{shortcode-74620518e2db259cf2df0ead31a7754d65b9b149}Concentration declaration is a rite of passage at Harvard. Some students know what they want to concentrate in from the moment they step foot on campus, and others are still wavering at 11:59 p.m. on declaration day. To get some perspective on concentration declaration, we asked Flyby sophomores studying the humanities why they declared.

History and Literature: Sarah M. Lightbody ’22

I started saying I was going to concentrate in History and Literature after getting absolutely freaked out in an Opening Days orientation meeting about concentrations. Mid-meeting, I pulled out my phone and scrolled through the requirements for just about every concentration, searching for something that seemed right for me. To be completely honest, Hist and Lit stood out to me because it had very few actual class requirements — it’s a pretty DIY concentration. So I started saying I would concentrate in Hist and Lit.{shortcode-789a55fb17184e02a79296e2cbcd4ecc1211c197}

A little over a year later, I still want that flexibility, interdisciplinarity, choose-your-own-way course of studies. It’s a way to read books, consider art, have tiny class sizes and get to spend more time in the Barker Center (like almost every Hist and Lit concentrator, I’ve fallen head over heels for Barker Cafe). Plus, as someone who wants to study fashion, at a school with not a lot of fashion-centric courses, Hist and Lit will allow me to explore my options without having to worry as much about which department courses I’m required to fit into my schedule.

I’m planning on tying my Hist and Lit concencentration to an Economics secondary. My hottest Harvard hot take is that Ec10: “Principles of Economics” is great, and so I’m leaning into my inner snake. The combination of the two provides an analytical framework from multiple perspectives, which sounds like something straight out of a brochure, but is actually pretty genuine. In any case, I’m excited to see where the next few years take me.

History of Science and Romance Languages and Literatures: Maya S. Bhagat ’22

Coming into Harvard, I was really interested in biology — I’d wanted to be a scientist since I was a kid, and my high school mostly offered STEM classes. Having moved to a new country at age 12, I was also really excited about learning two new languages (Hindi and French) and enjoyed teaching myself history on the side. I took LS50: “Integrated Science” my freshman year, and while I liked and learned a lot from the class, along the way I realized that perhaps molecular biology was not the only thing which was very important to me. I discovered that I enjoyed a good balance of psets and paper classes, and found myself frequently bringing concepts from I learned in history class over to science and vice versa.{shortcode-6639e181dd1b5a2d4cc5690a8520575c7504bea6}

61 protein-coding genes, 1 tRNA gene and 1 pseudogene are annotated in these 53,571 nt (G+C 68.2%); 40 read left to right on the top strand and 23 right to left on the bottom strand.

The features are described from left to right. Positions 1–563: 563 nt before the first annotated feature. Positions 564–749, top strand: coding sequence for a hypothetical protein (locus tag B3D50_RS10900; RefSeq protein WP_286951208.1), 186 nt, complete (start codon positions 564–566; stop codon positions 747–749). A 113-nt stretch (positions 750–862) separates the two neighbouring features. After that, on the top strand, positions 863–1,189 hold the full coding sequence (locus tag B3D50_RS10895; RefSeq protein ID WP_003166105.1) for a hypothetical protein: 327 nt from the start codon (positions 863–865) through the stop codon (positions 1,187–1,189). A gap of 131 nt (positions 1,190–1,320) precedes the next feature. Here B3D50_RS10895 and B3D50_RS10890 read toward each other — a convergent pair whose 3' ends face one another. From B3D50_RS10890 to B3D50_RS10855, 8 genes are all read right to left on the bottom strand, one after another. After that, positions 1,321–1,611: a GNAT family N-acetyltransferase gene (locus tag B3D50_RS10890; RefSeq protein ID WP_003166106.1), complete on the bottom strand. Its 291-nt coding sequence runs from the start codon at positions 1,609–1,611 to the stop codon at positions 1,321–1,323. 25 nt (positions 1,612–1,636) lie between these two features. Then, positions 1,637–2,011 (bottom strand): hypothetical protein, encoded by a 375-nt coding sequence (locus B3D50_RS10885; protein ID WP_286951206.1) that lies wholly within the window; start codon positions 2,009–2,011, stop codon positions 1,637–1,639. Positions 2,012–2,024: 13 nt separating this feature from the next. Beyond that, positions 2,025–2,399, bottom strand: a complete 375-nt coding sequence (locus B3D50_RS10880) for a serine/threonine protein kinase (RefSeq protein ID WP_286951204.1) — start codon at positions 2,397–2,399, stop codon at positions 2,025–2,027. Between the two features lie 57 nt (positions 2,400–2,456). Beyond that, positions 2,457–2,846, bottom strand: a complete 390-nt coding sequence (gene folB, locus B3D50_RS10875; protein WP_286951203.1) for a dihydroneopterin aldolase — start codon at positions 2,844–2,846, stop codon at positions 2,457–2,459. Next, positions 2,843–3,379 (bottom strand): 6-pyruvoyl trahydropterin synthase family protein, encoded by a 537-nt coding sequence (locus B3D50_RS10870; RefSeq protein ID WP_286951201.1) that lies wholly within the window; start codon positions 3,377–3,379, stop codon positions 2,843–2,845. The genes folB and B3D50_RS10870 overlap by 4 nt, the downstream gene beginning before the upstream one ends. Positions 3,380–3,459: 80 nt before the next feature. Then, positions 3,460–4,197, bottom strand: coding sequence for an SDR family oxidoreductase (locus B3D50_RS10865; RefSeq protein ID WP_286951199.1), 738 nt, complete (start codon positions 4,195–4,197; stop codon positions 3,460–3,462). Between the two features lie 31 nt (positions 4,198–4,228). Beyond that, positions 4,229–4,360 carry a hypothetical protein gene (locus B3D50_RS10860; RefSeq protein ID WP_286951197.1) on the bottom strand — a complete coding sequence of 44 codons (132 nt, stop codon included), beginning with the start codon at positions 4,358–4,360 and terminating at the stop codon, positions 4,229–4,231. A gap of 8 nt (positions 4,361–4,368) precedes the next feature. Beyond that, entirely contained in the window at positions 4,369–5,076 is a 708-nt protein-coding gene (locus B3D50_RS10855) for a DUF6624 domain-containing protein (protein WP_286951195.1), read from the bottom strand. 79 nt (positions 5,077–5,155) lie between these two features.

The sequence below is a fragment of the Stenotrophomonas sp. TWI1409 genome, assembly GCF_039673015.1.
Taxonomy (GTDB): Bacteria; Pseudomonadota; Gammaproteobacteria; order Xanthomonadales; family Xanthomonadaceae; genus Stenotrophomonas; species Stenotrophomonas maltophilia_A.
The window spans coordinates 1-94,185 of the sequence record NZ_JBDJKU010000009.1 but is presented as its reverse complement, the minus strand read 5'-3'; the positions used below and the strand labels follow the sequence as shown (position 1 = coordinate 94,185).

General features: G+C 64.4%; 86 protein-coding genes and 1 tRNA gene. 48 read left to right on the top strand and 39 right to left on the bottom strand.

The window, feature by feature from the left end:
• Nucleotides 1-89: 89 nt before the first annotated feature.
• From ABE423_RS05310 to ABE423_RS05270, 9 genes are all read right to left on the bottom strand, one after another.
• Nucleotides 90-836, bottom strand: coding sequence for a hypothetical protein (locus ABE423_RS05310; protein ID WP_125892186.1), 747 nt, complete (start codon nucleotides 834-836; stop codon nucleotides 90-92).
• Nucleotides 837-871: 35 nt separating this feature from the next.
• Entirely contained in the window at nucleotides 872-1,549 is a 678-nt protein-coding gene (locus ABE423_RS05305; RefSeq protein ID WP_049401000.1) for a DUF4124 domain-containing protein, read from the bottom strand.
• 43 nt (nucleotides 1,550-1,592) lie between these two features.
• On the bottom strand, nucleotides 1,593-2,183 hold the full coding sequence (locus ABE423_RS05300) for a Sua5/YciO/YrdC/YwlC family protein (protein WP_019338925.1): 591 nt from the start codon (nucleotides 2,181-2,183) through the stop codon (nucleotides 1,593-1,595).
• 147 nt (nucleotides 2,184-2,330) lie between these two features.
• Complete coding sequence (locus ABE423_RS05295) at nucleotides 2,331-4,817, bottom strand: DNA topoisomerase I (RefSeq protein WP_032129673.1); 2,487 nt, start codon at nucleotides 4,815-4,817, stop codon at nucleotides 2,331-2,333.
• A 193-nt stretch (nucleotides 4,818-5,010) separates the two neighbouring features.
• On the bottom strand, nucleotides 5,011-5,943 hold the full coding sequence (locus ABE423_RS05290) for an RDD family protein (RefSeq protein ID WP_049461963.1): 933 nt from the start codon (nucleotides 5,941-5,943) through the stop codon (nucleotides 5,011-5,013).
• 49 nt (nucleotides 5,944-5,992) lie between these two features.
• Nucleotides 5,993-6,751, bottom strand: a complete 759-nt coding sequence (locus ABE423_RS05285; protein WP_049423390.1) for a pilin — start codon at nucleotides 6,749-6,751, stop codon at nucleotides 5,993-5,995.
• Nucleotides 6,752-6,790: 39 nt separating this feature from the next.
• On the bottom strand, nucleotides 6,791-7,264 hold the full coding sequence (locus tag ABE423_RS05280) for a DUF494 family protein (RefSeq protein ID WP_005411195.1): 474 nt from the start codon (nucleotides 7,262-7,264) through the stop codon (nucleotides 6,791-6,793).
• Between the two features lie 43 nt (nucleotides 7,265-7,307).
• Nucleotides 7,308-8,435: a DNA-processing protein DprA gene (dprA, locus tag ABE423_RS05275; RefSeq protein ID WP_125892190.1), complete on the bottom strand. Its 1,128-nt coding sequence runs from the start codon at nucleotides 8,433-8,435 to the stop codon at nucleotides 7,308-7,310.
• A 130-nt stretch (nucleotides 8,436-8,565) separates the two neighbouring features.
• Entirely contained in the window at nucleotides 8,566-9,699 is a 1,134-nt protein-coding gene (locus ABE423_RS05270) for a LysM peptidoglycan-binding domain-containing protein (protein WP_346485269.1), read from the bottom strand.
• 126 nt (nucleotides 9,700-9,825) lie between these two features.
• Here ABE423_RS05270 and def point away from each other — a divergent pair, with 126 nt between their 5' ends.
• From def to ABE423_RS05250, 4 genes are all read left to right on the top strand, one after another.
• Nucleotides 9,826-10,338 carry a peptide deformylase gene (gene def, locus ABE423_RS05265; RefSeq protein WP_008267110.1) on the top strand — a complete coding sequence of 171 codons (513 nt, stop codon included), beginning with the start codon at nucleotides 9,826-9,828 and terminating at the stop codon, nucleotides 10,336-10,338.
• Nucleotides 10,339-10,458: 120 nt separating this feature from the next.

I still feel a twinge of guilt when I consider the possibility of leaving behind a career in the lab and question my abilities to be a good historian when I can’t remember the difference between modernism and postmodernism. I’m slow at learning new languages, but I genuinely enjoy the opportunity to peruse literary and cinematic texts at a place where there is less and less time for pleasure reading. Eventually, I do need to decide which way I want to swing in this tussle between biology and history, but History of Science and Romance Languages and Literatures, at this moment, provides me the best configuration to marry all my interests.

English or Philosophy: Michelle Lara ’22

“That’s so different — the admissions committee might like you!” is a reaction I typically get when I tell people my prospective concentration and that I’m also on the pre-med track. I always smile and continue the conversation, but I never know how to feel about it; it’s sad to think I would do it mainly for that reason. The Humanities departments at Harvard are absolutely phenomenal, and they offer opportunities that I'll never have again in my lifetime. I can casually get lunch with one of my favorite authors who is teaching a seminar next semester! I can finally learn how to make a college-level argument and articulate my thoughts in a convincing way! But sure, I'm just doing it for those medical school applications.{shortcode-c7ad831bec6e47818e6d7ace7f91cb95400a33fd}

Literature is essentially a study of people. It’s fun to think of ourselves as sturdy people with definable — or almost “factual” — traits; by virtue of being human, however, how we define ourselves is a dynamic entity that changes at life’s every turn. Sometimes it takes a dramatic hypothetical to see it, but other times a week-in-the-life will suffice. Literature is the best way to explore the human condition in a life vastly different from yours.

If English is a study of people, then Philosophy is a study of truth. Since humans are such undefinable creatures, it’s impossible to assert how they think and act in a broader sense. Isn’t it fascinating how 2,500 years after Socrates was born, we still can’t agree on the right way to live? And that this issue remains at the heart of contemporary debates? When we then start making claims about the reality of human life and choices, it takes such meticulous argumentation that it leaves you wondering if you’ve been thinking incorrectly your entire life. I’m so tired of hearing about the “uselessness” of it all; I still believe there’s great value in paying close attention to other people.